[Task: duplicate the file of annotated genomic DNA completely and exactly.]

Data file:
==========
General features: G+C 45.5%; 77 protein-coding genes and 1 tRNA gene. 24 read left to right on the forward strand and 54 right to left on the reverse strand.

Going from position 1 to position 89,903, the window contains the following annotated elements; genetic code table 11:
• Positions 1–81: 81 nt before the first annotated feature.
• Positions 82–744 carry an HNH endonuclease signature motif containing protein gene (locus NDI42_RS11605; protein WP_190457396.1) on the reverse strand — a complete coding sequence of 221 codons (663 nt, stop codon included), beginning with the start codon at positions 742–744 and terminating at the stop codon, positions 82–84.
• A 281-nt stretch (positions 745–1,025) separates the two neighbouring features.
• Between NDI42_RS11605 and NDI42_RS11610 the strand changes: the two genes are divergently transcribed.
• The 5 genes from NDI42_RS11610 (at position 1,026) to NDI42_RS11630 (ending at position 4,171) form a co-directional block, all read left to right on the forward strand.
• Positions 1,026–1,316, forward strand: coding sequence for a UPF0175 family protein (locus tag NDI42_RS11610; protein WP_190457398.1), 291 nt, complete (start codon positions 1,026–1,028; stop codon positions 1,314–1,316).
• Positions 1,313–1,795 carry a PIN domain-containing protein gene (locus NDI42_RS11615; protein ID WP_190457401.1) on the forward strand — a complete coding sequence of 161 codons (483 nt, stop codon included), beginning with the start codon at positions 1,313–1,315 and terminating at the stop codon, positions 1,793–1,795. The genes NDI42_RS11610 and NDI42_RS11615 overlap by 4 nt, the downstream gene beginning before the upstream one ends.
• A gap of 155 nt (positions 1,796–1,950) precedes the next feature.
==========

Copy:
General features: G+C 45.5%; 77 protein-coding genes and 1 tRNA gene. 24 read left to right on the forward strand and 54 right to left on the reverse strand.

Going from position 1 to position 89,903, the window contains the following annotated elements; genetic code table 11:
• Positions 1–81: 81 nt before the first annotated feature.
• Positions 82–744 carry an HNH endonuclease signature motif containing protein gene (locus NDI42_RS11605; protein WP_190457396.1) on the reverse strand — a complete coding sequence of 221 codons (663 nt, stop codon included), beginning with the start codon at positions 742–744 and terminating at the stop codon, positions 82–84.
• A 281-nt stretch (positions 745–1,025) separates the two neighbouring features.
• Between NDI42_RS11605 and NDI42_RS11610 the strand changes: the two genes are divergently transcribed.
• The 5 genes from NDI42_RS11610 (at position 1,026) to NDI42_RS11630 (ending at position 4,171) form a co-directional block, all read left to right on the forward strand.
• Positions 1,026–1,316, forward strand: coding sequence for a UPF0175 family protein (locus tag NDI42_RS11610; protein WP_190457398.1), 291 nt, complete (start codon positions 1,026–1,028; stop codon positions 1,314–1,316).
• Positions 1,313–1,795 carry a PIN domain-containing protein gene (locus NDI42_RS11615; protein ID WP_190457401.1) on the forward strand — a complete coding sequence of 161 codons (483 nt, stop codon included), beginning with the start codon at positions 1,313–1,315 and terminating at the stop codon, positions 1,793–1,795. The genes NDI42_RS11610 and NDI42_RS11615 overlap by 4 nt, the downstream gene beginning before the upstream one ends.
• A gap of 155 nt (positions 1,796–1,950) precedes the next feature.